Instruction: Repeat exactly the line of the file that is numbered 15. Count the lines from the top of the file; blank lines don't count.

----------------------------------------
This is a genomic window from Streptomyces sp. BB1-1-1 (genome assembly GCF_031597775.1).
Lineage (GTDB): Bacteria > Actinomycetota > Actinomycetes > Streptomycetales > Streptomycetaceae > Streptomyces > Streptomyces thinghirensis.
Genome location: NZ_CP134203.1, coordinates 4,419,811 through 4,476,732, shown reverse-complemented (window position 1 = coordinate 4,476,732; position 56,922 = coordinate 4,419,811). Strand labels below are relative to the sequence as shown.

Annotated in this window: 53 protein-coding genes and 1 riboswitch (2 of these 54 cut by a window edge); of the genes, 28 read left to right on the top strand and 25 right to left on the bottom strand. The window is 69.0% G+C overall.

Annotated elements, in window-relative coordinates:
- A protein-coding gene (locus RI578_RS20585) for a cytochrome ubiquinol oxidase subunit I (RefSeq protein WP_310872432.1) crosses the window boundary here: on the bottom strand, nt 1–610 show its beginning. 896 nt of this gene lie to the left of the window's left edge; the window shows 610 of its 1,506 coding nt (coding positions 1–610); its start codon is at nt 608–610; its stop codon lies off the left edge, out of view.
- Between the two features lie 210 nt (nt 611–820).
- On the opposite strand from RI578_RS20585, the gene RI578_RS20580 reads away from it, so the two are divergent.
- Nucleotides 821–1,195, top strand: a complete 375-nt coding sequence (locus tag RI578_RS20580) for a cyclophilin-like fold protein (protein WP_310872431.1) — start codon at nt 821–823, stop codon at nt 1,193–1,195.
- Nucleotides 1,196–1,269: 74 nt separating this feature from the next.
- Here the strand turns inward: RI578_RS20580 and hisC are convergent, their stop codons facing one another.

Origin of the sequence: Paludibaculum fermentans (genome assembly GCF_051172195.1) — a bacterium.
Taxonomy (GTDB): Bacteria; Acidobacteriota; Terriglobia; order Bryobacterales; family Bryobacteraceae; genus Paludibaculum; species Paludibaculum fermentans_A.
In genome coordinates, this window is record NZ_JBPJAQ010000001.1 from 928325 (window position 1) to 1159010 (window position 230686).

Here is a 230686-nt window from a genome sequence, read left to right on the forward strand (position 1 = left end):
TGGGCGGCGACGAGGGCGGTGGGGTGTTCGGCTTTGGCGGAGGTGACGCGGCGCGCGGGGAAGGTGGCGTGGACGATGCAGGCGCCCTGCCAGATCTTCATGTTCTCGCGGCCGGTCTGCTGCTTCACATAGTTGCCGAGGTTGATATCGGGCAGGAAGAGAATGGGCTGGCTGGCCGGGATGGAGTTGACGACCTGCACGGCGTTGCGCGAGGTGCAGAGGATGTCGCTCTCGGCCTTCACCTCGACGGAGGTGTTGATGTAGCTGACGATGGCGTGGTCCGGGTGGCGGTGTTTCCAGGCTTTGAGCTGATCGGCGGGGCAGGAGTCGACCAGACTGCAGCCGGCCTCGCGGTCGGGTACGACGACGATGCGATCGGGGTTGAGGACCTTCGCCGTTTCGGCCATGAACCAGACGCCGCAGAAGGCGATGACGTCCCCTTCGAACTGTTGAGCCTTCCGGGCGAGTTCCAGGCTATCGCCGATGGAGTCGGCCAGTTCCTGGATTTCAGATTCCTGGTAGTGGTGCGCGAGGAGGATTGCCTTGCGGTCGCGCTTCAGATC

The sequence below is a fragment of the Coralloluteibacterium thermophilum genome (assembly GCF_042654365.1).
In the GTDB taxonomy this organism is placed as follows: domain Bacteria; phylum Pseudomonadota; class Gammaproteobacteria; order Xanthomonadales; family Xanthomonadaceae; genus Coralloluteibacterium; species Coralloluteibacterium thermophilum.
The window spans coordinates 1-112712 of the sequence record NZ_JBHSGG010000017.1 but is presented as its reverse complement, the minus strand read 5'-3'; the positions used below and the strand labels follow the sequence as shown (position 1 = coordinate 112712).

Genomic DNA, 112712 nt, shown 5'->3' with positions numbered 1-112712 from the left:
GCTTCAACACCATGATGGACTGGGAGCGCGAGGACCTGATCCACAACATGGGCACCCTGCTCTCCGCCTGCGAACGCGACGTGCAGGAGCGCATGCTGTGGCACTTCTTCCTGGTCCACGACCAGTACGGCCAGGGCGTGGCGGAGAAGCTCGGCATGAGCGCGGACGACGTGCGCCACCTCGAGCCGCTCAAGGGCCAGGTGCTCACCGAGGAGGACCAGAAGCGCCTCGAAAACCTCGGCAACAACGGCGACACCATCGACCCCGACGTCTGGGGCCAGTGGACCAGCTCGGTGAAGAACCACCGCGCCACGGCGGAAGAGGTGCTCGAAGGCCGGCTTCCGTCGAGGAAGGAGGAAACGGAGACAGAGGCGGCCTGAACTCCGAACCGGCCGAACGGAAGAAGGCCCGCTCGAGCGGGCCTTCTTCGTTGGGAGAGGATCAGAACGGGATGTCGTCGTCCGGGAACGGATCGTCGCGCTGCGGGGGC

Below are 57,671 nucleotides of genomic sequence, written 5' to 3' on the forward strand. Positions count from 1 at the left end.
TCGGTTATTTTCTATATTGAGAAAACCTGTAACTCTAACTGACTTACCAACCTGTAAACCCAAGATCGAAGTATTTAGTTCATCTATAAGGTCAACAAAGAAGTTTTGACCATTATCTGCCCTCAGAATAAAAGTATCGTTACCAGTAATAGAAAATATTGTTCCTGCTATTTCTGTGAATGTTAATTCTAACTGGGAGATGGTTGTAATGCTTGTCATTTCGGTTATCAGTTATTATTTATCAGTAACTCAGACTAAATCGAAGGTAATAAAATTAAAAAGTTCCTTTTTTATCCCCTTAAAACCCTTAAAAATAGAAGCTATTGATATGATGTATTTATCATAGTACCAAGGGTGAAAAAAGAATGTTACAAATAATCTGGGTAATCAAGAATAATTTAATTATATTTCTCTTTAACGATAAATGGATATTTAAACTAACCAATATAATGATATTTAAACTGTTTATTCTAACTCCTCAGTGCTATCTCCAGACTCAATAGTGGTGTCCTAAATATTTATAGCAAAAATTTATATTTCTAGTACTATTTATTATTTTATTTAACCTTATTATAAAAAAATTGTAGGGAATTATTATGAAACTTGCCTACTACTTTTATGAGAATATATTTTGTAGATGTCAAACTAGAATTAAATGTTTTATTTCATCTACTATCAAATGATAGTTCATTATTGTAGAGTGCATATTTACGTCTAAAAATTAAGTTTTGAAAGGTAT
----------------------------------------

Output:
Here is a 230686-nt window from a genome sequence, read left to right on the forward strand (position 1 = left end):